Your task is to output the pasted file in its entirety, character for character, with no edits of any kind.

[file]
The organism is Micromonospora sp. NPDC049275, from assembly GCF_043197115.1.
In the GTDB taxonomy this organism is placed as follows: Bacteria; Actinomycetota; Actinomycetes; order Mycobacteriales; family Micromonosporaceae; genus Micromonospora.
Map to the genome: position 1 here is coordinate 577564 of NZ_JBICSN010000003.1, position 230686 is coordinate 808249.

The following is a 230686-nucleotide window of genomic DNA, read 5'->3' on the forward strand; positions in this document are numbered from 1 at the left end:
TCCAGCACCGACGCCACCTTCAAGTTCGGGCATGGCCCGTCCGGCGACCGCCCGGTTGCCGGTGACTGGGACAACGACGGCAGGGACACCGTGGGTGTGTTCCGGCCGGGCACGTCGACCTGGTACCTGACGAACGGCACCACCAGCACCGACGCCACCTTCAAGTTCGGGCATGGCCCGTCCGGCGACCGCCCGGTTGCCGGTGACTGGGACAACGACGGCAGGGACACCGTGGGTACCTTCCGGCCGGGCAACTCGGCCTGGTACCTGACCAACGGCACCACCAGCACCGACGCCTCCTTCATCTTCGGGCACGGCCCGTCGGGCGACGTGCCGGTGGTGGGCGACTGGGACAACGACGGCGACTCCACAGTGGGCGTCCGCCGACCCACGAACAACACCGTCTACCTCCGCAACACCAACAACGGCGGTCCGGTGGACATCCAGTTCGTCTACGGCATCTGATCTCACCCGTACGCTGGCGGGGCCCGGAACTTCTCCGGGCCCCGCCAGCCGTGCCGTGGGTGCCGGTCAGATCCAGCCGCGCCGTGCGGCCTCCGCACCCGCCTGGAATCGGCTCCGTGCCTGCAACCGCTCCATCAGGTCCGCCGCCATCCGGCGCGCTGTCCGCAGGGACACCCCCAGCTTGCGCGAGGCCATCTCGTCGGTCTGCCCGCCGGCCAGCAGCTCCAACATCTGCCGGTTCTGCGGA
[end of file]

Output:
The organism is Micromonospora sp. NPDC049275, from assembly GCF_043197115.1.
In the GTDB taxonomy this organism is placed as follows: Bacteria; Actinomycetota; Actinomycetes; order Mycobacteriales; family Micromonosporaceae; genus Micromonospora.
Map to the genome: position 1 here is coordinate 577564 of NZ_JBICSN010000003.1, position 230686 is coordinate 808249.

The following is a 230686-nucleotide window of genomic DNA, read 5'->3' on the forward strand; positions in this document are numbered from 1 at the left end:
TCCAGCACCGACGCCACCTTCAAGTTCGGGCATGGCCCGTCCGGCGACCGCCCGGTTGCCGGTGACTGGGACAACGACGGCAGGGACACCGTGGGTGTGTTCCGGCCGGGCACGTCGACCTGGTACCTGACGAACGGCACCACCAGCACCGACGCCACCTTCAAGTTCGGGCATGGCCCGTCCGGCGACCGCCCGGTTGCCGGTGACTGGGACAACGACGGCAGGGACACCGTGGGTACCTTCCGGCCGGGCAACTCGGCCTGGTACCTGACCAACGGCACCACCAGCACCGACGCCTCCTTCATCTTCGGGCACGGCCCGTCGGGCGACGTGCCGGTGGTGGGCGACTGGGACAACGACGGCGACTCCACAGTGGGCGTCCGCCGACCCACGAACAACACCGTCTACCTCCGCAACACCAACAACGGCGGTCCGGTGGACATCCAGTTCGTCTACGGCATCTGATCTCACCCGTACGCTGGCGGGGCCCGGAACTTCTCCGGGCCCCGCCAGCCGTGCCGTGGGTGCCGGTCAGATCCAGCCGCGCCGTGCGGCCTCCGCACCCGCCTGGAATCGGCTCCGTGCCTGCAACCGCTCCATCAGGTCCGCCGCCATCCGGCGCGCTGTCCGCAGGGACACCCCCAGCTTGCGCGAGGCCATCTCGTCGGTCTGCCCGCCGGCCAGCAGCTCCAACATCTGCCGGTTCTGCGGA